Tinkering and Reflection
Catherine Haden, PhD, and Perla Gámez, PhD, recently received a nearly $740,000 grant from the National Science Foundation to better understand how children learn and develop an interest in the STEM fields. Their study will observe how children interact with the tools and supplies in the Tinkering Lab at the Chicago Children’s Museum. The work is being done in collaboration with Tsivia Cohen (Chicago Children's Museum) and David Uttal, PhD, (Northwestern University).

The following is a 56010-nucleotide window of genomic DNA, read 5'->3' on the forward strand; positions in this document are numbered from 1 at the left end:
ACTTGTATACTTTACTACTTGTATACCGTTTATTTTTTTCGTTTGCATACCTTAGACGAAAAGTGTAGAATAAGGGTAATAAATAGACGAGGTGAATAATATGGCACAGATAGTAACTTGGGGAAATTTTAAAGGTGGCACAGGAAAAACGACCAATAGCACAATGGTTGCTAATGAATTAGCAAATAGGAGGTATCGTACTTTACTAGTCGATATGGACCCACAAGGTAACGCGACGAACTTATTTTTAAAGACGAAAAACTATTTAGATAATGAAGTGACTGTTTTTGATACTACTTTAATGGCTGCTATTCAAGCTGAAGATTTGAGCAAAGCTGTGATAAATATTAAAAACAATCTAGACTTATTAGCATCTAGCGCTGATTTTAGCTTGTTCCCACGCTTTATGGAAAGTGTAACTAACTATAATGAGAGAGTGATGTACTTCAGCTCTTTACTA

Nationally, there is tremendous interest in enhancing participation in science, technology, engineering, and mathematics (STEM). Providing rich opportunities for engagement in science and engineering practices may be key to developing a much larger cadre of young people who grow up interested in and pursue future STEM education and career options. One particularly powerful way to engage children in exploration and playful experimentation may be through learning experiences that call for tinkering with real objects and tools to make and remake things. Tinkering is an important target for research and educational practice for at least two reasons: (1) tinkering experiences are frequently social, involving children interacting with educators and family members who can support STEM-relevant tinkering in various ways and (2) tinkering is more open-ended than many other kinds of building experiences (e.g., puzzles, making a model airplane), because it is the participants' own unique questions and objectives that guide the activity. Thus, tinkering provides a highly accessible point of entry into early STEM learning for children and families from a variety of backgrounds, interests and levels of expertise. This Research-in-Service to Practice project is funded by the Advancing Informal STEM Learning (AISL) program which seeks to advance new approaches to, and evidence-based understanding of, the design and development of STEM learning in informal environments.